Reply
    • Dr. Kezirian

      Thank you for your comments. First, I would argue that I am most critical of what we do as surgeons, pointing out limitations in the surgical literature because I know it best. I have tremendous respect for many dentists. My grandfather was a dentist, and I have many close dental colleagues who share many of my opinions and concerns. It may be because I practice in a different part of the country, but I am shocked and disheartened by the marketing of largely-untested products or procedures (e.g., AGGA/FAGGA, DNA, ALF) as viable treatments of what is a potentially serious medical disorder. In looking at your website, I see you are not in their camp. You might want to look around at the online marketing claims from your dental colleagues.

      Times definitely change, and in the 5 years since I wrote that post, there is some more evidence that measurements obtainable from a CBCT scan may be associated with outcomes of mandibular repositioning appliances. That being said, I am not entirely sure that CBCT scans (occasionally performed as serial scans and not even a single baseline) is required for anyone considering a mandibular repositioning appliance. In my mind, identification of OSA risk factors is not a reason to get a CBCT scan. Like any test, a CBCT scan is useful if it provides information that one cannot easily obtain elsewhere. I believe that experienced, skilled dentists like you can make some of the determinations measured on CBCT scans with physical examination. For example, your examination can likely tell whether a patient has a narrow maxilla without the need for a CBCT scan.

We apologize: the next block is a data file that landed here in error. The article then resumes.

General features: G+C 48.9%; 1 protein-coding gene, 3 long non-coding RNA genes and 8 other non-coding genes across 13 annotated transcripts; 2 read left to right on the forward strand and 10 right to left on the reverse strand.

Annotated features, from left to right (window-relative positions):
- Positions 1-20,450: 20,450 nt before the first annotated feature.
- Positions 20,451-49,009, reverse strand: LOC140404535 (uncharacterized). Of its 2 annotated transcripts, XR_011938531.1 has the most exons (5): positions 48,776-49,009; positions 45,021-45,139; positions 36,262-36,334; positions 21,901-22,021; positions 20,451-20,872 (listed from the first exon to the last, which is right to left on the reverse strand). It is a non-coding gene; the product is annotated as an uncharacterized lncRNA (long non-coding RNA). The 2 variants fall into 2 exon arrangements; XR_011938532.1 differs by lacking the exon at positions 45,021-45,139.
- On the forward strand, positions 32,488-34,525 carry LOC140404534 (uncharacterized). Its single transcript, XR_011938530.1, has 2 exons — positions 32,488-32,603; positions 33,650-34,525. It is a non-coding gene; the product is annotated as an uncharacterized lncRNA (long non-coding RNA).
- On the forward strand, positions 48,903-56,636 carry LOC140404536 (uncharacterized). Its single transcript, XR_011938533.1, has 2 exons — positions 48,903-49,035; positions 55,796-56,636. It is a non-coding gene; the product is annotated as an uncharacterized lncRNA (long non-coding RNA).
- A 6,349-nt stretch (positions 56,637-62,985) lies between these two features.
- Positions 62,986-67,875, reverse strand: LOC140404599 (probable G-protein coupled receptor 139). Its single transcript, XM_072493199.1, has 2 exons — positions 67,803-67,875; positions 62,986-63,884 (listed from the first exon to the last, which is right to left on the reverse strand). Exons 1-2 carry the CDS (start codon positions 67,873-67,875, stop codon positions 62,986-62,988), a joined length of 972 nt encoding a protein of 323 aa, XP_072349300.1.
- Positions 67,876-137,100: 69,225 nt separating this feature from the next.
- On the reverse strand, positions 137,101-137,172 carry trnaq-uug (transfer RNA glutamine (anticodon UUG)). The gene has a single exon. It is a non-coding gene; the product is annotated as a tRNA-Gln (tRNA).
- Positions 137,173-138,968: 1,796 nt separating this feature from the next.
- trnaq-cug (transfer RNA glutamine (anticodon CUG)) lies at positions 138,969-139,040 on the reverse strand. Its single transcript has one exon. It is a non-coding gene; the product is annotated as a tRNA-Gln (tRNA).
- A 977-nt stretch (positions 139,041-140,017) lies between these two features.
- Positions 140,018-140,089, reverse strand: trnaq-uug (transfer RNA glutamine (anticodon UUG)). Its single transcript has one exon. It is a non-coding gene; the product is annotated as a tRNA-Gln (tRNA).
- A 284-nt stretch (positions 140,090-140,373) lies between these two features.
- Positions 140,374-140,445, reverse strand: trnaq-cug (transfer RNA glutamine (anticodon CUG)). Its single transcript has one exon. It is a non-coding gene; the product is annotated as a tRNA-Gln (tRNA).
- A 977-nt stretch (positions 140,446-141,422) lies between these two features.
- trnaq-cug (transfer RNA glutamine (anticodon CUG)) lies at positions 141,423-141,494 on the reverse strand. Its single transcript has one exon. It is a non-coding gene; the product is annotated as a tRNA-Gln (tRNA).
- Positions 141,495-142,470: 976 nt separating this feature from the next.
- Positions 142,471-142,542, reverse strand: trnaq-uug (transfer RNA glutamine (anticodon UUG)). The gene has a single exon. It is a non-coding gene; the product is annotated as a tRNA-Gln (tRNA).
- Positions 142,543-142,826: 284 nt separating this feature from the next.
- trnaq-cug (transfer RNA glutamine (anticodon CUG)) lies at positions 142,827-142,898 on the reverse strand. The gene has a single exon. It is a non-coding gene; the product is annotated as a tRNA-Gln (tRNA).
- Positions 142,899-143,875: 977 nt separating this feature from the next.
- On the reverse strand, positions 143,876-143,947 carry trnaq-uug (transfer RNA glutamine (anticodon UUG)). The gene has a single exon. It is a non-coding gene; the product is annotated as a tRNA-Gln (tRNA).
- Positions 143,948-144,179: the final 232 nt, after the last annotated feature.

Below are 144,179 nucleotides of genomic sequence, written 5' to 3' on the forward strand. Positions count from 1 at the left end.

Please feel free to e-mail me directly with any studies that have guided you to perform routine baseline CBCT scans.

      Reply
  4. John Quidor

    I was diagnosed with moderate to serve (29 apneas per minute) in July, and tried an oral appliance for more than a month without any good results (I tried it on three different settings, including the tightest). What do you think that means? That the obstruction isn’t in my jaw? Does it makes surgery potentially more or less successful? Thank you.

    Reply
    • Dr. Kezirian

      This just suggests that the oral appliance, at least by itself, is not clearing up your sleep apnea. The fact that you can sleep comfortably wearing your oral appliance is great, as surgery can be performed to add more opening of the space for breathing. I would recommend seeing someone to discuss alternatives or treatments to add to the oral appliance to get the results you need.

      Reply
    • Dr. Kezirian

      I would encourage you to stop smoking entirely. Smoking will interfere with healing from surgery, as it causes swelling that can contribute to sleep apnea.

      Reply